PokedDecember: Explaining Alolan Pokémon
Apparently, many people really liked how I came to dissect the origins of each of the alola forms, as many people had certain misunderstandings about them and believed that Game Freak had created some of them just to be funny and without relying on anything specific. But no, Game Freak always looks for a reason and a real, logical and interesting origin for each of the impressive creatures it creates, except in very few cases.
As a weeks ago I talked about the forms of Alola, today it seemed necessary to talk about the pokémon indigenous and native to the tropical islands of Alola. In general, the selection of creatures is still very good and strong, and Game Freak has already confirmed that before making designs, they decide an approximate number of creatures that they are going to make, therefore, the number of new monsters seems to be something they have already thought about from the beginning. In any case, quality has predominated over quantity, and I am happy, because it has left us very interesting and very curious designs.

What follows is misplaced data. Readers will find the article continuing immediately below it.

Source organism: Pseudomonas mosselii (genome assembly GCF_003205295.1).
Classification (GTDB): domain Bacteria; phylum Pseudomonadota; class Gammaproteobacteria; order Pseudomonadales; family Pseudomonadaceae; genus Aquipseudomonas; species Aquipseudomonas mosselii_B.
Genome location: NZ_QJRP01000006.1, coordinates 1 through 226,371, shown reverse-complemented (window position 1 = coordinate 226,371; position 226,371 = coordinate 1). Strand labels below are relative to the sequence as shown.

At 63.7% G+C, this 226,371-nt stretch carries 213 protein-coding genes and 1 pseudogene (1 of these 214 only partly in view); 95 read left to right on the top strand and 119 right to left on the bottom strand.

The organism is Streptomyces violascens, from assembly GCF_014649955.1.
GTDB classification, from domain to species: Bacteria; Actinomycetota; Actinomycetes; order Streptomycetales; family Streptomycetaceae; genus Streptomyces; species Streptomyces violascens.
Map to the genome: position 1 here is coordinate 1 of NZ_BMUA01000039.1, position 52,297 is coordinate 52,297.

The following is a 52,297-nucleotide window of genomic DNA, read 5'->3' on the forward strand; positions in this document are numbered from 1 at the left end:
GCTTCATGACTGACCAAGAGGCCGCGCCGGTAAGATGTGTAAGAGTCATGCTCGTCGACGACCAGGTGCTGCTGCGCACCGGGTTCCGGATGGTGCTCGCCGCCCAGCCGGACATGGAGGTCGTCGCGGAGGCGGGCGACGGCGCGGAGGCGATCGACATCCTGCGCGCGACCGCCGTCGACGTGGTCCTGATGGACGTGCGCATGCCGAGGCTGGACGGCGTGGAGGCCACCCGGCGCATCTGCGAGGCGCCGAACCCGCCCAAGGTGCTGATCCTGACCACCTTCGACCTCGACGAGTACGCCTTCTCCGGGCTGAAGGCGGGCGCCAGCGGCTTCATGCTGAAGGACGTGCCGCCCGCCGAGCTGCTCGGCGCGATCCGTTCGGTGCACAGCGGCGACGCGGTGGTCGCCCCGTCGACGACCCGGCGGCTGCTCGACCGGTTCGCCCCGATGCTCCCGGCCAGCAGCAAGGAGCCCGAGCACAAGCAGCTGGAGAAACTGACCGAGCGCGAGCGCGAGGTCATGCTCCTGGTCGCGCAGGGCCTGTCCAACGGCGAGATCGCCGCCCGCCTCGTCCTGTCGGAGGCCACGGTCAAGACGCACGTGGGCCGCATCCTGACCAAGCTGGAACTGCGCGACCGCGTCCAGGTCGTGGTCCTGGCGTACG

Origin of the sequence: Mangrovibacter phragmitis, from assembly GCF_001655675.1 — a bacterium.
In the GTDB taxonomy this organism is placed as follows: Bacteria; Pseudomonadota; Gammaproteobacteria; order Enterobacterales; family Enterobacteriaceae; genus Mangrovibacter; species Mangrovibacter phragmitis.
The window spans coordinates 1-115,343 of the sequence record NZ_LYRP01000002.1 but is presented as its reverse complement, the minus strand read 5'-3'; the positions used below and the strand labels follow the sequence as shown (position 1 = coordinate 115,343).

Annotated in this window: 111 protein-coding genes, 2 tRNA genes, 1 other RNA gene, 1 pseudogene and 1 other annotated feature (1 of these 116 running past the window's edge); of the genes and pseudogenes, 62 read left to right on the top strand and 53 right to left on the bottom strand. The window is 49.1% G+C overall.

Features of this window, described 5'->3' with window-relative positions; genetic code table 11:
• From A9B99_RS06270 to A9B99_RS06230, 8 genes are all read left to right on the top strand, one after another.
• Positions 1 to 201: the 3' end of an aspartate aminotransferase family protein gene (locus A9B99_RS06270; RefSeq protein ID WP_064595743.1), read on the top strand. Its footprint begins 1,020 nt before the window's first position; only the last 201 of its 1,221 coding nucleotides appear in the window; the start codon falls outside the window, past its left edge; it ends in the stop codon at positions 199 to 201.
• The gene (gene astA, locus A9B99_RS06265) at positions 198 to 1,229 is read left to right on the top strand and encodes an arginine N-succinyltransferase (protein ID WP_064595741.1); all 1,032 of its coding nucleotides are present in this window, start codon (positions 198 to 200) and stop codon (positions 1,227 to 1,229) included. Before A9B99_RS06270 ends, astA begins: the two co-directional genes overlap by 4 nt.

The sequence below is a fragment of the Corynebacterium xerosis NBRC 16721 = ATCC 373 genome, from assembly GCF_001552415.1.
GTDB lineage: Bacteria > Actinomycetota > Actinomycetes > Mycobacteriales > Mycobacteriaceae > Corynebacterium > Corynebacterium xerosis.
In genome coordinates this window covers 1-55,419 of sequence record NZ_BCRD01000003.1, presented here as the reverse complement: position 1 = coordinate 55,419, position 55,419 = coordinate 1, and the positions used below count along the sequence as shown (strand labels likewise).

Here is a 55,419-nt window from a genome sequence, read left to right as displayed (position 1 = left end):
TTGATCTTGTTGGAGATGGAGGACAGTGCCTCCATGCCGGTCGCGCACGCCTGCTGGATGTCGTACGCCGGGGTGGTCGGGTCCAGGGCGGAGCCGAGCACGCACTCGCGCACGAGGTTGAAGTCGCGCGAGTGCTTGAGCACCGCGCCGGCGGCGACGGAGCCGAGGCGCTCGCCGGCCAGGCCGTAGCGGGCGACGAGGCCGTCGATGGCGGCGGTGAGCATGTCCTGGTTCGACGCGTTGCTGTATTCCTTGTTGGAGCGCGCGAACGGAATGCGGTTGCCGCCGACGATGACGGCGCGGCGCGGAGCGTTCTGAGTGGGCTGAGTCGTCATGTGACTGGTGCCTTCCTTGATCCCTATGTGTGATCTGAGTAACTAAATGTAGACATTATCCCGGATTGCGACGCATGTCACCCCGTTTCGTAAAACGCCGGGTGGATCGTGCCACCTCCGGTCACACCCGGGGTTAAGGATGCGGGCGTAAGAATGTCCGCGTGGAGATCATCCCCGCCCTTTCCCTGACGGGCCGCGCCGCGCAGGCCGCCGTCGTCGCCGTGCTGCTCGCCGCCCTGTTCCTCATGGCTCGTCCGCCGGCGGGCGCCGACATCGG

As always, I must mention the unconditional help that our colleague Elchuni has given me with the images he has created. Without it, an article that was easy to understand and read, with instant examples, would have been a lot more difficult. Seriously, thank you very much, I and those who read the article thank you. Having said this, without further ado, let’s talk about the Alolan Pokémon and their designs.